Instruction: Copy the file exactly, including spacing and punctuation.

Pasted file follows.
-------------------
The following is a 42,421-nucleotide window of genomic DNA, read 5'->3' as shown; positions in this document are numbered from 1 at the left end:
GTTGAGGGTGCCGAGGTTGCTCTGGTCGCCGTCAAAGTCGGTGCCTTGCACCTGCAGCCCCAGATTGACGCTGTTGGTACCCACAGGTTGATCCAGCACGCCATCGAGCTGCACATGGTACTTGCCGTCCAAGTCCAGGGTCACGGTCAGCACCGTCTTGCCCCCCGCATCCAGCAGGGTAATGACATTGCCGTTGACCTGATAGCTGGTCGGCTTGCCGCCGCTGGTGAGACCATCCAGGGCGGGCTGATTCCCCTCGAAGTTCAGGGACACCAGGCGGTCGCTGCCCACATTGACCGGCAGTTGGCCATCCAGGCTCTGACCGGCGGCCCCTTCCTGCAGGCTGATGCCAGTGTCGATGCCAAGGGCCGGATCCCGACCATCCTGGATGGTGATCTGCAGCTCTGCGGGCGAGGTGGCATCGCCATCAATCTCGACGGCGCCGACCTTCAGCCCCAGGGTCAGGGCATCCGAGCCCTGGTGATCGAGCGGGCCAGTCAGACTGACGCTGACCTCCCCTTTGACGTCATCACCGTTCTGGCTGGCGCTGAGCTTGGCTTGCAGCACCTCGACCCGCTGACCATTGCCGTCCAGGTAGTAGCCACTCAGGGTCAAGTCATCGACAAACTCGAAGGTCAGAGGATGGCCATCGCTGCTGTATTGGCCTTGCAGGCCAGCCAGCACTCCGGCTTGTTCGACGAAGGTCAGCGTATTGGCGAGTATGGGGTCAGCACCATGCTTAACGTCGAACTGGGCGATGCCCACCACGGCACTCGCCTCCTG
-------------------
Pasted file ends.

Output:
The following is a 42,421-nucleotide window of genomic DNA, read 5'->3' as shown; positions in this document are numbered from 1 at the left end:
GTTGAGGGTGCCGAGGTTGCTCTGGTCGCCGTCAAAGTCGGTGCCTTGCACCTGCAGCCCCAGATTGACGCTGTTGGTACCCACAGGTTGATCCAGCACGCCATCGAGCTGCACATGGTACTTGCCGTCCAAGTCCAGGGTCACGGTCAGCACCGTCTTGCCCCCCGCATCCAGCAGGGTAATGACATTGCCGTTGACCTGATAGCTGGTCGGCTTGCCGCCGCTGGTGAGACCATCCAGGGCGGGCTGATTCCCCTCGAAGTTCAGGGACACCAGGCGGTCGCTGCCCACATTGACCGGCAGTTGGCCATCCAGGCTCTGACCGGCGGCCCCTTCCTGCAGGCTGATGCCAGTGTCGATGCCAAGGGCCGGATCCCGACCATCCTGGATGGTGATCTGCAGCTCTGCGGGCGAGGTGGCATCGCCATCAATCTCGACGGCGCCGACCTTCAGCCCCAGGGTCAGGGCATCCGAGCCCTGGTGATCGAGCGGGCCAGTCAGACTGACGCTGACCTCCCCTTTGACGTCATCACCGTTCTGGCTGGCGCTGAGCTTGGCTTGCAGCACCTCGACCCGCTGACCATTGCCGTCCAGGTAGTAGCCACTCAGGGTCAAGTCATCGACAAACTCGAAGGTCAGAGGATGGCCATCGCTGCTGTATTGGCCTTGCAGGCCAGCCAGCACTCCGGCTTGTTCGACGAAGGTCAGCGTATTGGCGAGTATGGGGTCAGCACCATGCTTAACGTCGAACTGGGCGATGCCCACCACGGCACTCGCCTCCTG